Combatting Foodborne Illness Inside and Outside of the Plant | Tyson, Conagra Brands, Kerry Expanding Production

Non-profit asserts education is key to reducing foodborne illness and efforts must start with leadership. Also on Take Five: Tyson breaks ground on $355 million bacon facility, while Conagra Brands expands Slim Jim production in Ohio.


Quick hits:

  • Stop Foodborne Illness aims to get certain strains of Salmonella declared pathogens
  • Stop’s CEO asserts that training and education are key to reducing the incidence of foodborne illness
  • Stop will be releasing a food safety toolkit for small and medium enterprises with limited funds
  • Tyson Foods’ new 400,000-sq-ft facility will feature the latest robotics and automated technologies to maximize production efficiency
  • Approximately 98% of all the Slim Jims made in the U.S. come from Conagra Brands’ Troy, Ohio facility, which is now undergoing a fourth expansion
  • Kerry invested almost $90 million in the Middle East region over the past four years

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Joyce Fassl: I’m Joyce Fassl, senior executive editor of ProFood World, with an update on new food plant production projects in the US and abroad.

Tyson Foods broke ground on its new $355 million bacon production facility in Bowling Green, Kentucky. Projected to be operational late next year, the 400,000-sq-ft facility will feature the latest robotics and automated technologies to maximize production efficiency and team member safety. It will employ 450 people and help meet growing demand for the company’s Jimmy Dean and Wright brands.

The project is part of Tyson’s commitment to meet increasing retail and foodservice demand for bacon products and its strategy for accelerating long-term growth aligned to consumer trends.

Conagra Brands is planning a fourth, $60 million investment, to expand its operation in Troy, Ohio. The 15,000-sq ft building addition will meet the growing demand for the company’s snacks, primarily the Slim Jim products line. Conagra Brands produces more than a billion Slim Jims each year. Approximately 98% of all the Slim Jims made in the U.S. come from the Troy facility.

Construction at the site is expected to start in August and continue through February of next year. Equipment installation and startup of operations are projected to take place from January through May 2023. The expansion will include the use of robotic technology, and approximately 100 new jobs will be created as a result of the expansion project.

Kerry has opened a 21,500-sq-ft state-of-the-art facility at its Jeddah operation in Saudi Arabia. The company has invested almost $90 million in the region over the past four years. The facility, which is Kerry’s largest in the Middle East, North Africa, and Turkey region, will produce sustainable food ingredients that will be distributed across the Middle East.

Stay tuned for a special report from ProFood World’s Melissa Griffen about stopping contamination in the food supply chain.

Melissa Griffen: Hi I’m Melissa Griffen, Contributing Editor at ProFood World, Magazine. Food safety is a significant discussion, resulting in food safety regulations impacting the entire supply chain. Food safety is also affected by supply chain. Occurrences such as contaminated water used in the field, improperly cleaned machines, and improper handling of food during distribution and inside consumer homes are only a few instances that lead to illness and possible death.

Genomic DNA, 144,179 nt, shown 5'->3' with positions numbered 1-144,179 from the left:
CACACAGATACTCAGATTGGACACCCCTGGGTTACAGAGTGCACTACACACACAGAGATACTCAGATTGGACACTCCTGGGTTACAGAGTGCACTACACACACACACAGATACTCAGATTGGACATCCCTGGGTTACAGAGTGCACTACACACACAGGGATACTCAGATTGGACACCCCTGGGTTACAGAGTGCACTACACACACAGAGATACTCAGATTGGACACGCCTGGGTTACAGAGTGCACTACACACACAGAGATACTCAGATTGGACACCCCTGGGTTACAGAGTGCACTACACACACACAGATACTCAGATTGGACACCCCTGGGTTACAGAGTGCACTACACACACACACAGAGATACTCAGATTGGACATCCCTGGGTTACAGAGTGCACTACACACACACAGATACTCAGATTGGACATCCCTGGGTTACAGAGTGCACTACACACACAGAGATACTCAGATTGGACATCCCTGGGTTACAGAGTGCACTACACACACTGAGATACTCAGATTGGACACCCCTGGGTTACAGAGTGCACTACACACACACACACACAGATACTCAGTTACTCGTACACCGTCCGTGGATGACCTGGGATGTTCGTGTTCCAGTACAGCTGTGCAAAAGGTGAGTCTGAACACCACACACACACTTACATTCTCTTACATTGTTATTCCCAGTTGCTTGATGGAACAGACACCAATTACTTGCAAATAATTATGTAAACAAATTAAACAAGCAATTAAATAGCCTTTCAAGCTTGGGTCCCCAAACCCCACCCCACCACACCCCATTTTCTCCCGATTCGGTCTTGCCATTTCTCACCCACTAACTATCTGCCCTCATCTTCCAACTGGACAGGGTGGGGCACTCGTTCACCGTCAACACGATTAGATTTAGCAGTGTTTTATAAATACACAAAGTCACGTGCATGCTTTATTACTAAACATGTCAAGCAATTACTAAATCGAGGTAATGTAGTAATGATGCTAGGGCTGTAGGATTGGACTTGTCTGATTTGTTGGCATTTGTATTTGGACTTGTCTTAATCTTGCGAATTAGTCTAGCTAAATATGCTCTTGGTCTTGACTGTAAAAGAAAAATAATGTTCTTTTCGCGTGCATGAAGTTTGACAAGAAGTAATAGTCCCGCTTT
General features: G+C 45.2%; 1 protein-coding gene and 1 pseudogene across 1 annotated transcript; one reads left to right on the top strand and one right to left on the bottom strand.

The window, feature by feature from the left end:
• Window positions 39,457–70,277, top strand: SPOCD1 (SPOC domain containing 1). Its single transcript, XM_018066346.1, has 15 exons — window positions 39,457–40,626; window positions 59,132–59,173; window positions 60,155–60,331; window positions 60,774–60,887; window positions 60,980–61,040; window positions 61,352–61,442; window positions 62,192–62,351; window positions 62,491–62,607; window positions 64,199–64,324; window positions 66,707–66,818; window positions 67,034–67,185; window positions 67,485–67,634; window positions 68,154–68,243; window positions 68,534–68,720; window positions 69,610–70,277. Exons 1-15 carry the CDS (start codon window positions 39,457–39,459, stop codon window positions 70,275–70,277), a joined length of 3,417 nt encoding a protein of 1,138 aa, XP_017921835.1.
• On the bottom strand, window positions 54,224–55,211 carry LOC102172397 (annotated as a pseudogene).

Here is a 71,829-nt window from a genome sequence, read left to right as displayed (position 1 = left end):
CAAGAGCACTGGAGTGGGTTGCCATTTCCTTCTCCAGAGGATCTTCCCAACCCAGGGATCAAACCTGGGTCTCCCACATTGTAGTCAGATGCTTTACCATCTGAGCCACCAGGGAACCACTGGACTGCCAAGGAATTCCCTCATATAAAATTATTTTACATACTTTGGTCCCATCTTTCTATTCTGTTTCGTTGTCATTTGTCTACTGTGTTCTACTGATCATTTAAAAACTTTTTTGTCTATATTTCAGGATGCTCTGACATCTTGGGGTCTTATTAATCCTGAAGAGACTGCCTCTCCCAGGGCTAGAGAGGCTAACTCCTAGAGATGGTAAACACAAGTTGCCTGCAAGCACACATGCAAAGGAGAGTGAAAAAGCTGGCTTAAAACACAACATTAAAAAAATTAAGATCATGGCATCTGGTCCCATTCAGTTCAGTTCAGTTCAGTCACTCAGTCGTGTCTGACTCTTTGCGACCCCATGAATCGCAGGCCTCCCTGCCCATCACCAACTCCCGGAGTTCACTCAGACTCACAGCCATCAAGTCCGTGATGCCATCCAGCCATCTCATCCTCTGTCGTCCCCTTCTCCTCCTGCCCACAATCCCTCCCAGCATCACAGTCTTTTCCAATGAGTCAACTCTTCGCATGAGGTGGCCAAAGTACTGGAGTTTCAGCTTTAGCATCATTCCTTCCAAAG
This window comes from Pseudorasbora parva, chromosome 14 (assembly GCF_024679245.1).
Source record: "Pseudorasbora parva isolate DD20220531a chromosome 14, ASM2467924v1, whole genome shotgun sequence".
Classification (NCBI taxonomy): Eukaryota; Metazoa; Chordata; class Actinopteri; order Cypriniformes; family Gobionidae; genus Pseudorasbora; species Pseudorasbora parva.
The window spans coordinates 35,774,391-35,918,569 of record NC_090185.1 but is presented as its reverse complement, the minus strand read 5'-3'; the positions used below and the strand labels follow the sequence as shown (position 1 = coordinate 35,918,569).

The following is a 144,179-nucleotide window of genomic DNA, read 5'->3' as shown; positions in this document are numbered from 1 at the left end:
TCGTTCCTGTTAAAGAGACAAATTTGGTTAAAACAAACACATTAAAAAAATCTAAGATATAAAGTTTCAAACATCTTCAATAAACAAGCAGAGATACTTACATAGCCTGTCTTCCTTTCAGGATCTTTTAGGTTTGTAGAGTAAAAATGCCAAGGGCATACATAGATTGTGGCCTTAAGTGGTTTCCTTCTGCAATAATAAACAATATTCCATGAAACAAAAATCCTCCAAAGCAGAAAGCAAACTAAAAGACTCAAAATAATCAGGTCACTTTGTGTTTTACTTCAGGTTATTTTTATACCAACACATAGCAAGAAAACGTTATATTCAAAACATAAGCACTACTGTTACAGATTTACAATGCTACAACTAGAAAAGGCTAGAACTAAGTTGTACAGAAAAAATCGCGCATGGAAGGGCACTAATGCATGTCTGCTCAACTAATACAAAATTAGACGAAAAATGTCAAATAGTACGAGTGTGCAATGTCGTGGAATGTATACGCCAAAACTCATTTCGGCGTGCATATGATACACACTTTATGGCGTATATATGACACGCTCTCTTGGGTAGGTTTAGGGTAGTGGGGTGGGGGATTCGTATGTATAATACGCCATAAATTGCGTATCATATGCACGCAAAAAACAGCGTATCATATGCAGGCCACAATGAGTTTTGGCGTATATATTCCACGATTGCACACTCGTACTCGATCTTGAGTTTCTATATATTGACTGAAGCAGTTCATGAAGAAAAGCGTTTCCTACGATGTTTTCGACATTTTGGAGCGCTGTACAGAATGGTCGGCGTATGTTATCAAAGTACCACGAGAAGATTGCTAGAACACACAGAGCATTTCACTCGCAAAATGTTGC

According to the Centers for Disease, Control and Prevention, approximately 48 million—or one in six—Americans experience a foodborne illness annually, with 128,000 of them needing hospitalization and 3,000 resulting in death. 

The FDA and other organizations provide educational services to minimalize the instances and impacts of foodborne illness. One such organization, Stop Foodborne Illness, a national public health nonprofit, advocates for effective food safety policies and regulations for food manufacturing, food handling, and food processing. It also emphasizes education by sharing real stories of sever foodborne illness. 

Currently, Stop is collaborating with the USDA’s Food Safety Inspection Service to battle a significant cause of illness: Salmonella. The nonprofit’s goal is to get certain strains of Salmonella in poultry declared pathogens, following the same process it used to combat the 1993 E.coli O157:H7 outbreak associated with ground beef, which resulted in the deaths of four children and illness for hundreds more.

Mitzi Baum, Stop’s chief executive officer, says that “training and education are key to reducing the incidence of foodborne illness and specifically outbreaks due to poor handling of food.” She emphasizes that training and education build a strong food safety culture and efforts must start at the top. Leadership most portray the importance of the culture and empower the workers to embrace the company’s food safety vision.

For more on building your food safety culture and Stop’s toolkit on food safety culture for small and medium enterprises (to be released this Spring), visit this URL. Thanks and see you next time on Take Five with ProFood World. 

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